Leve - wine containing 1 to 10 g/l of sugar
Meio doce - wine containing 5 to 20 g/l of sugar
Doce ou Suave - wine containing more than 20 g/l of sugar
Varietal - wine produced from min. 60 % of the grape variety stated on the label
Vinho de mesa - wine containing 10 to 13 % of alcohol




quarta-feira, 23 de setembro de 2009

Early Technology touchs Masonic heights at Bonhams, London

Lot No: 164W

A very rare full size replica of the Bayeux Tapestry photographed by Joseph Cundall 1874
Joseph Cundall's full size photographic panorama of the Bayeux Tapestry, with its linen backing, hand coloured by students from the School of Art, London (now the Royal College of Art). This is the largest photographic panorama made in the nineteenth century, just over 226 feet in length. It is probably still the largest photographic panorama ever made. Just six copies were made and published by the Arundel Society in 1874 using the Woodbury process, and offered for sale at the massive price of £216.00 each. It is mounted on its original oak Arts and Crafts stands, 55in (140cm) high

Estimate: £5,000 - 8,000

I will not bore you too much today with the ins and outs of employing local labour, or the closing of the windows and doors, slightly eralier than normal, to stop too many mosquitos entering and the spray around my feet of some toxic kind, all to try and get a few minutes to write a new posting for you. Not so easy as well because I still have not got my vision sorted, still if i make a load of spelling mistakes i will try to clear them with the spell check.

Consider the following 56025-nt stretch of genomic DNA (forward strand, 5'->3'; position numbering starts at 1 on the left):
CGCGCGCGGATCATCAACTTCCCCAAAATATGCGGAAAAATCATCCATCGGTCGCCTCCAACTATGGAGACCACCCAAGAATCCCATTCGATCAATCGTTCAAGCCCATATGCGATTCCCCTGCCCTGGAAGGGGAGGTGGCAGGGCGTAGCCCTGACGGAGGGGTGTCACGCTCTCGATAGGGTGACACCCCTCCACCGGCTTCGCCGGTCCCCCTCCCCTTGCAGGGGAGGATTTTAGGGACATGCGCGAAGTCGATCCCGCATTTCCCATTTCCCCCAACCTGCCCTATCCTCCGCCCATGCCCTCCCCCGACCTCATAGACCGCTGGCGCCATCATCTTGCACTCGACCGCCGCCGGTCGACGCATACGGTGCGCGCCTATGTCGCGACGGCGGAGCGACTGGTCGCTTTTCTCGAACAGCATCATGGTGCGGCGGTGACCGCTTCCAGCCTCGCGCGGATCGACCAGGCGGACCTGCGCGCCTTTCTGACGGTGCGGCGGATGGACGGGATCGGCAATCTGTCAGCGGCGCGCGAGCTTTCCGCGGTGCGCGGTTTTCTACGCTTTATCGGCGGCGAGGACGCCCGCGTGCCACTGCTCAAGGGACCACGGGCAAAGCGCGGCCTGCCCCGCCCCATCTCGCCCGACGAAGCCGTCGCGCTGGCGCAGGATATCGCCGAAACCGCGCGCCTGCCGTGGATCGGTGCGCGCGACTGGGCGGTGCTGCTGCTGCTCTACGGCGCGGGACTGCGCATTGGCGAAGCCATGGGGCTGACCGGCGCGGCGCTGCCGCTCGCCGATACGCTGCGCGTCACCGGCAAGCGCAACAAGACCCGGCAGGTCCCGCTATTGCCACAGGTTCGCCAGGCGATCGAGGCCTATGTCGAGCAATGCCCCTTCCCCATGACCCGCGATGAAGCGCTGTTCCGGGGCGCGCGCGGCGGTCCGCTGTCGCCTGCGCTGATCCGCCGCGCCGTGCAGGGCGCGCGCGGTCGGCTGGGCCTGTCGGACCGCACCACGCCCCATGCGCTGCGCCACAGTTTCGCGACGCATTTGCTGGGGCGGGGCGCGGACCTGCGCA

I am sure that any one having read a reasonable amount of my blog will be aware of my association with Michael Bennett-Levy, we have worked together for many years and i have watched is collective habit grow at great speed. he has an amzing knack of consuming information and being able to then put it all together to track a history of a particular piece of early technology. i n his collection there are no great retrictions brought to bare by taste or excelence of manufacture, he sees the skill of the inventor as that of the ideas person and not the subsequent manufacturing of an item, thus a simple battered typewriter can be an element of joy to his eyes, especially if it is the earliest that he has held in his hands, it is fairly sure to be the earliest any one has knowingly touched as a type writer if he has had to look up in old catalogues and sales records to make sure that what he has just bought is in fact a type writer.